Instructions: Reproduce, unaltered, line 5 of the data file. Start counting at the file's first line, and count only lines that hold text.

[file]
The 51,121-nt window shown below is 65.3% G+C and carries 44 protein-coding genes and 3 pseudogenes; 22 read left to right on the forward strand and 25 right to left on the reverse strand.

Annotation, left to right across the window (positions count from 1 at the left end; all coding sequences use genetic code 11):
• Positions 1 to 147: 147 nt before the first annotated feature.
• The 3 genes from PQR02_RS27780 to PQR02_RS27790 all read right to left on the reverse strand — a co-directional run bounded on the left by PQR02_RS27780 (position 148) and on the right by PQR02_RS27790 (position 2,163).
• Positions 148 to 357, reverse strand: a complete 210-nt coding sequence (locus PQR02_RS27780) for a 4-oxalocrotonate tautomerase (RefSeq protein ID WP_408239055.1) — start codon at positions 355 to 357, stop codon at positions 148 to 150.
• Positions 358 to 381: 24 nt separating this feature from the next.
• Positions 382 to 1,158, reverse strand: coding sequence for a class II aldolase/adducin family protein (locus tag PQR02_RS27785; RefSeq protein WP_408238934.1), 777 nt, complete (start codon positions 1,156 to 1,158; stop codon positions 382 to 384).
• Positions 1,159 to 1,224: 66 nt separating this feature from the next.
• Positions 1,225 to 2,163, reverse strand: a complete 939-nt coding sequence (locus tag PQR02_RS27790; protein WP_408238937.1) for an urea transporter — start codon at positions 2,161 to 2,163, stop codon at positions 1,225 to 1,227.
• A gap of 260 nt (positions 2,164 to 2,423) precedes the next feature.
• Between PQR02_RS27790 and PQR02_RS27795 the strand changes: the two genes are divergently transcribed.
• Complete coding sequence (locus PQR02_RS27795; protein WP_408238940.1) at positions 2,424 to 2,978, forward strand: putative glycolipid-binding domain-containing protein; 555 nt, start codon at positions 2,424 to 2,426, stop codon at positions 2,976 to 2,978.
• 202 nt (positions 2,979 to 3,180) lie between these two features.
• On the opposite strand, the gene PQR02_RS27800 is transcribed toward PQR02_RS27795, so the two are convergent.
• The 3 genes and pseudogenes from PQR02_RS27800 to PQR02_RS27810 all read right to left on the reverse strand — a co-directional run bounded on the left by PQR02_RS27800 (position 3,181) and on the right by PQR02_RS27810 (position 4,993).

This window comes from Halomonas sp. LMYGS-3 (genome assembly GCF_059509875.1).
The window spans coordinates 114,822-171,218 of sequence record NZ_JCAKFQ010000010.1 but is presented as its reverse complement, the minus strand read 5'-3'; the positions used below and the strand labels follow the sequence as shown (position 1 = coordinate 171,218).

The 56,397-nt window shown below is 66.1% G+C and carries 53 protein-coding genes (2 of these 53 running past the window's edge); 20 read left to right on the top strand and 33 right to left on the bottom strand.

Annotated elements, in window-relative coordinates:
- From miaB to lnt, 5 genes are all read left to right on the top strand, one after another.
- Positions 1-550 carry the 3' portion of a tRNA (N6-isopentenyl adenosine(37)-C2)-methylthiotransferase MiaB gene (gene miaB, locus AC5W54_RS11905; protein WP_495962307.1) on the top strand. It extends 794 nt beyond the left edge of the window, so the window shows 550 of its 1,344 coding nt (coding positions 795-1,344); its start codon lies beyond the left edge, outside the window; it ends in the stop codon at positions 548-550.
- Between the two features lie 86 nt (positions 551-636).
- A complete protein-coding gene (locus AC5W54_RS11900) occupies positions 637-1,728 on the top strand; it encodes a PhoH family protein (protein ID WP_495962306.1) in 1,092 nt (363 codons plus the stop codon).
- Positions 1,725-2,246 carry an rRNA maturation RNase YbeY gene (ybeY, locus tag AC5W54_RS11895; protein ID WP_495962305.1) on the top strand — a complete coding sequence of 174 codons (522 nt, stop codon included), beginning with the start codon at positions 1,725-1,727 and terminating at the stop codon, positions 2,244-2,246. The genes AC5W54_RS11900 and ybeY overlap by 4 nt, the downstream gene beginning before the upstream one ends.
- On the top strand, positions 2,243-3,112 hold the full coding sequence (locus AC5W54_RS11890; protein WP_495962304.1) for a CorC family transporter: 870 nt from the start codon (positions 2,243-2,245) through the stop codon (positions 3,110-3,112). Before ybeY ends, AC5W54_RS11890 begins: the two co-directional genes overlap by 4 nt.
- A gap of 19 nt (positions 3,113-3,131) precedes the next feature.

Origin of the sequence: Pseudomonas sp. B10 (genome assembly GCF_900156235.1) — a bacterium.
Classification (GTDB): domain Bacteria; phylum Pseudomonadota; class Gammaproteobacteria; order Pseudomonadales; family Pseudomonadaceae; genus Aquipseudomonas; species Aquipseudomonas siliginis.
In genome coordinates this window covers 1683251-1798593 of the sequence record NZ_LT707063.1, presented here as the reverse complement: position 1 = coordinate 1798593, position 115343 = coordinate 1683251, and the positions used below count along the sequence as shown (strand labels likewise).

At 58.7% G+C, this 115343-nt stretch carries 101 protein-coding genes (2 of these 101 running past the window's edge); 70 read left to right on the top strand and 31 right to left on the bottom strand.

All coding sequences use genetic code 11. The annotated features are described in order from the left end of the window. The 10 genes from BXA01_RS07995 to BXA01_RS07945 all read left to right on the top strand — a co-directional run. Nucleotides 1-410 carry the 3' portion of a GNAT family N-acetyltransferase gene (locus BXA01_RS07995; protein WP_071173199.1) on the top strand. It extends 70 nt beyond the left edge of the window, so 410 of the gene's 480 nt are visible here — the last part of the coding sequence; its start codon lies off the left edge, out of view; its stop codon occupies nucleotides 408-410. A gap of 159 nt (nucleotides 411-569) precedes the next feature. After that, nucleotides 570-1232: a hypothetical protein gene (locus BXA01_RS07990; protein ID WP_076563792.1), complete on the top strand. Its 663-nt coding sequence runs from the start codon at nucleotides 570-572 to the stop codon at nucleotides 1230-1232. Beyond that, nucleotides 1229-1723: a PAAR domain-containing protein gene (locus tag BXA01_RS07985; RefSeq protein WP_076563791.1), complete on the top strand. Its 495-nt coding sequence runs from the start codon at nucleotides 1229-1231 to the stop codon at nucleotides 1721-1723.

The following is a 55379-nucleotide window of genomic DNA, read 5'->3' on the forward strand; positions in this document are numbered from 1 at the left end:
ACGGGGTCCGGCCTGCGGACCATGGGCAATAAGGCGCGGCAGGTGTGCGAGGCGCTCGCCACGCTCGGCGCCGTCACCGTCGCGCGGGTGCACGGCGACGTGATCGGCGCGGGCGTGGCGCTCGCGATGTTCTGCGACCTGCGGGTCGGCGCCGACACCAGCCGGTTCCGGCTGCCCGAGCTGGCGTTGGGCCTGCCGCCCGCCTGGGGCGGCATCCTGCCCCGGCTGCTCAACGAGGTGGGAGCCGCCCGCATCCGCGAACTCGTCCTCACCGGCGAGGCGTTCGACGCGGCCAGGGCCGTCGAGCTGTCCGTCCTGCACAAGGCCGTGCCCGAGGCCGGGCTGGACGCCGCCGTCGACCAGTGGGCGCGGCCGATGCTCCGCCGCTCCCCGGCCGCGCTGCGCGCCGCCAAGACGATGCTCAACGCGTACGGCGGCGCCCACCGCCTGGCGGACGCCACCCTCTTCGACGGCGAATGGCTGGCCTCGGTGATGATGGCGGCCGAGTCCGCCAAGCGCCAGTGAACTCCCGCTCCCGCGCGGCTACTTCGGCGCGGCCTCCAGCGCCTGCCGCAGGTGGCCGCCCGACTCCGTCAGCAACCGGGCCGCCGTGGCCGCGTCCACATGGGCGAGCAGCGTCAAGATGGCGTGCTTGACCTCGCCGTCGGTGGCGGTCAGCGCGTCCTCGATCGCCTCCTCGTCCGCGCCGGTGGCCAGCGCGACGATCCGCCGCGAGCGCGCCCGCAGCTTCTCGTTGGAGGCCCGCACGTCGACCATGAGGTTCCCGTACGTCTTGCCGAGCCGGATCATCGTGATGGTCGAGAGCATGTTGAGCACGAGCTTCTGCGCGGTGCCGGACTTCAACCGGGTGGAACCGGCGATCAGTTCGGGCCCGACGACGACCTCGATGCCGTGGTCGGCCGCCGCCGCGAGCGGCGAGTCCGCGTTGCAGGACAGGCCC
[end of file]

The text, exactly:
• Positions 148 to 357, reverse strand: a complete 210-nt coding sequence (locus PQR02_RS27780) for a 4-oxalocrotonate tautomerase (RefSeq protein ID WP_408239055.1) — start codon at positions 355 to 357, stop codon at positions 148 to 150.